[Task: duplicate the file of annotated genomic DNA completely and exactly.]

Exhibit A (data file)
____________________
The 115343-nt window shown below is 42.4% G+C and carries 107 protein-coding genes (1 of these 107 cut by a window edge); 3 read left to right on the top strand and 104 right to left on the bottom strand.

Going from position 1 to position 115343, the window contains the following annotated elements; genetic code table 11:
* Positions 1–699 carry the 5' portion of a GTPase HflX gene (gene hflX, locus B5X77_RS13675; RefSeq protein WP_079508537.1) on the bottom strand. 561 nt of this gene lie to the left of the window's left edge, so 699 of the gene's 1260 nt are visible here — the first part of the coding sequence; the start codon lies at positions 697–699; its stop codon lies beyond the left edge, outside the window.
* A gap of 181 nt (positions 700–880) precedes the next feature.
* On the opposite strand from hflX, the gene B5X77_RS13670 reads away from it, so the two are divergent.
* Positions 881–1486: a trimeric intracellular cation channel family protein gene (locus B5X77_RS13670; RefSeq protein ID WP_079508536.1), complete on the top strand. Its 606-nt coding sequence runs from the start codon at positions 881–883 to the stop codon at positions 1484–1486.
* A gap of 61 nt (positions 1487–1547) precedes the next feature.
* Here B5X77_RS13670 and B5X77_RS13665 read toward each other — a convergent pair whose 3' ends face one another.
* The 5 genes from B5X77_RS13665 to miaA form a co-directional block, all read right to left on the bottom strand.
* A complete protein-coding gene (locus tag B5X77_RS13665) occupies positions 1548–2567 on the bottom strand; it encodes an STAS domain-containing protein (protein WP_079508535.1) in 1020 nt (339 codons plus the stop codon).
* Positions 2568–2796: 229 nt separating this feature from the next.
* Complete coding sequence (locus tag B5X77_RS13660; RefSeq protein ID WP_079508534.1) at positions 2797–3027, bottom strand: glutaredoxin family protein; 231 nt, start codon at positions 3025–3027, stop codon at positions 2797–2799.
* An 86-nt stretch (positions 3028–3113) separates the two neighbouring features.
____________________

The 115343-nt window shown below is 42.4% G+C and carries 107 protein-coding genes (1 of these 107 cut by a window edge); 3 read left to right on the top strand and 104 right to left on the bottom strand.

Going from position 1 to position 115343, the window contains the following annotated elements; genetic code table 11:
* Positions 1–699 carry the 5' portion of a GTPase HflX gene (gene hflX, locus B5X77_RS13675; RefSeq protein WP_079508537.1) on the bottom strand. 561 nt of this gene lie to the left of the window's left edge, so 699 of the gene's 1260 nt are visible here — the first part of the coding sequence; the start codon lies at positions 697–699; its stop codon lies beyond the left edge, outside the window.
* A gap of 181 nt (positions 700–880) precedes the next feature.
* On the opposite strand from hflX, the gene B5X77_RS13670 reads away from it, so the two are divergent.
* Positions 881–1486: a trimeric intracellular cation channel family protein gene (locus B5X77_RS13670; RefSeq protein ID WP_079508536.1), complete on the top strand. Its 606-nt coding sequence runs from the start codon at positions 881–883 to the stop codon at positions 1484–1486.
* A gap of 61 nt (positions 1487–1547) precedes the next feature.
* Here B5X77_RS13670 and B5X77_RS13665 read toward each other — a convergent pair whose 3' ends face one another.
* The 5 genes from B5X77_RS13665 to miaA form a co-directional block, all read right to left on the bottom strand.
* A complete protein-coding gene (locus tag B5X77_RS13665) occupies positions 1548–2567 on the bottom strand; it encodes an STAS domain-containing protein (protein WP_079508535.1) in 1020 nt (339 codons plus the stop codon).
* Positions 2568–2796: 229 nt separating this feature from the next.
* Complete coding sequence (locus tag B5X77_RS13660; RefSeq protein ID WP_079508534.1) at positions 2797–3027, bottom strand: glutaredoxin family protein; 231 nt, start codon at positions 3025–3027, stop codon at positions 2797–2799.
* An 86-nt stretch (positions 3028–3113) separates the two neighbouring features.